Overall I am careful on my speculations for any sort of “grand narrative” type scheme which does sets a universal archetype of all religions – including how they come about. For the most part I believe that todays mainstream religions are inherently patriarchal as a very simple result of the patriarchal culture that they had been apart of – most of our religions are actually quite relatively young (ie. Buddhism, Christianity, Islam) and even others can be encapsulated into our known “history” rather than “prehistory” (although this is strongly debatable with Hinduism). One would have to speculate on how exactly the “male” part of our species came to dominate the “female” part in order to understand how our culture was developed.

A common theme I find as I study religion in relation to women is that the founder – male as a result of his patriarchal society – was often quite revolutionary and counter-cultural in relation to women. Once this “religious” movement becomes institutionalized, however, women are often the first target of oppression. This institutionalization often is secured in the form of the ruling government using religion to ensure its power. The “religious” movement then becames just another way that the government can control the people – ie. the opiate of the masses mentality. This is not to discredit any religion, but this is how a movement of truth can be hijacked by those in power – and those in power must stay in power through oppression of one or more section of the population (ie. women, prisoners of war, ethnic groups, poor, etc. etc. etc).

3. beepbeepitsme - November 18, 2006

RE: “Be careful, however, about stepping into the myth of female supremacy.”

I hope my post didn’t present a case for female supremacy or male supremacy. I basically think that the human creation of female gods(goddesses) was based on a false premise. That of the female being the sole creator of life.

I also think that when men became aware of their part in the biological process, that the human creation of male gods was also based on a false premise. That of the male being the sole creator of life.

It took until the mid 1800’s for biology to catch up with myth and we finally found out that to create biological life, both the male and the female need to contribute in order to create new life.

But by that time, patriarchy was well entrenched in many of our cultures, and the desire to hand over some of that economic, political and religious power was going to be extremely difficult. Afterall, there had been a couple of thousand years of male dominated culture to contend with.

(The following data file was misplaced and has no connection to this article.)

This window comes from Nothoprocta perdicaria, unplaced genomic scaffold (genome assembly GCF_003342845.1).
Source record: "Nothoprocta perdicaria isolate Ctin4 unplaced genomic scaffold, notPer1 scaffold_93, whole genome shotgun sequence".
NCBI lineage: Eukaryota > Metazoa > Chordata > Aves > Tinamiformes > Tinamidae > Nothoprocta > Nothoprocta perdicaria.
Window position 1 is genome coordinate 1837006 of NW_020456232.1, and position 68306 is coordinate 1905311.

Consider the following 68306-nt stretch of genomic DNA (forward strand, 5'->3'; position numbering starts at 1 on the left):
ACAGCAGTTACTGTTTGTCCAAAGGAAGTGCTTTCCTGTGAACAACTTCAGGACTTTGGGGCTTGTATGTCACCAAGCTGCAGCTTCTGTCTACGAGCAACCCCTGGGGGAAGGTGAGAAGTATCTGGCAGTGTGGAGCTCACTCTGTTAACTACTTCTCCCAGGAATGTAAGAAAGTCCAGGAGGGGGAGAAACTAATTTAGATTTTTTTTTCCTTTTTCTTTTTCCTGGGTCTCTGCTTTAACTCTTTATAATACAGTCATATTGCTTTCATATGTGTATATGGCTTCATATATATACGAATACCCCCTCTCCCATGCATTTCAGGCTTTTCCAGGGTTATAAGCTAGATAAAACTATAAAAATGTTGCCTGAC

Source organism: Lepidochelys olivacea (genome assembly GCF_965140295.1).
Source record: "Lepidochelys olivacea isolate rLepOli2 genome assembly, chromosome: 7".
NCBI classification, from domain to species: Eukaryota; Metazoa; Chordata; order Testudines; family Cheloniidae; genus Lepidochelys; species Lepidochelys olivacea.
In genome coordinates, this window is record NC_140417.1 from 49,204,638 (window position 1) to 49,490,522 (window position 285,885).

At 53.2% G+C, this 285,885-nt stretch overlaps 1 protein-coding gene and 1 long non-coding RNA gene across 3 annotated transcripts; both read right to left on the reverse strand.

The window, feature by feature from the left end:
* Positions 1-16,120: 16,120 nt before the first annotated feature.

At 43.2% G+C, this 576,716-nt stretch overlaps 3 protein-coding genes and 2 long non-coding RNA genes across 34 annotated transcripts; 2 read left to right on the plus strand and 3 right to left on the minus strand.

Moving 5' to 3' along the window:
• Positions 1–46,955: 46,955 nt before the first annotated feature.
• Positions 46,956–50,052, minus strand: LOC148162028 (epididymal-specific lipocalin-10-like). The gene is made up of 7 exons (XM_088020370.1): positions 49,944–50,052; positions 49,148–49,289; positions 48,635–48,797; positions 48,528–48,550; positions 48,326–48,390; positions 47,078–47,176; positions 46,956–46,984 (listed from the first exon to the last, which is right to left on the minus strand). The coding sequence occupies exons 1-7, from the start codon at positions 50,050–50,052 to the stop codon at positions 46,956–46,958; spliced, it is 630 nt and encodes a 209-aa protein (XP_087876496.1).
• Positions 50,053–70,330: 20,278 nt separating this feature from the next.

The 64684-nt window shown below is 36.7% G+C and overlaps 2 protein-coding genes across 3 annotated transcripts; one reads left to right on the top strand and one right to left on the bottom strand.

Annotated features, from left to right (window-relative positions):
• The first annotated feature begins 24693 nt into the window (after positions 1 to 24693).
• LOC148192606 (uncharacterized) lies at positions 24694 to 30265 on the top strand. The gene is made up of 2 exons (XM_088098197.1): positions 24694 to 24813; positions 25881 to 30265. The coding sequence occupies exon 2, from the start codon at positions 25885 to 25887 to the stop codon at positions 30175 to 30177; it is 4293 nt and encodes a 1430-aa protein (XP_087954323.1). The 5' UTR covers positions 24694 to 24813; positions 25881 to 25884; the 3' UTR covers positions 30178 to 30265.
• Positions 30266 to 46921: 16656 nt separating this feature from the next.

So, I certainly don’t claim any position of supremacy based on gender. I think that both the creation of female and male gods was based on a lack of knowledge of biology. And where there is a lack of knowledge, there is inevitably a god concept to fill it.

RE: “For the most part I believe that todays mainstream religions are inherently patriarchal as a very simple result of the patriarchal culture that they had been apart of”

I agree. Religions indicate the socio-political construct from which they originate and the socio-political constructs are also influenced and moulded according to what constitutes knowledge for that time period.

So, if “the knowledge” of the time was that males were solely responsible for the creation of new life, (male humans and male animals), this would have been seen as evidence as to why males should, by this “special attribute”, have primary power.

If, for a couple of thousand years it is assumed that the male contributes ALL that is required to create new life, and that the female only provides the vessel for that new life, this would have been seem as a prima facie case for male supremacy.

And could have been a catalyst for systems based in patriarchy.

4. brad richert - November 18, 2006

I think we are in complete agreement. I suppose my comment was alittle confusing – I meant to point out that there is no historical basis for a supreme feminem deity ever being worshipped on a significant scale (which is the argument of many neo-pagan groups) or some sort of mysterious era in human history where man and woman lived in harmony before patriarchy.

I do think you have a great idea, I just think the argument is stronger if it was limited to the institutionalization of religions rather than an allusion to something intrinsic.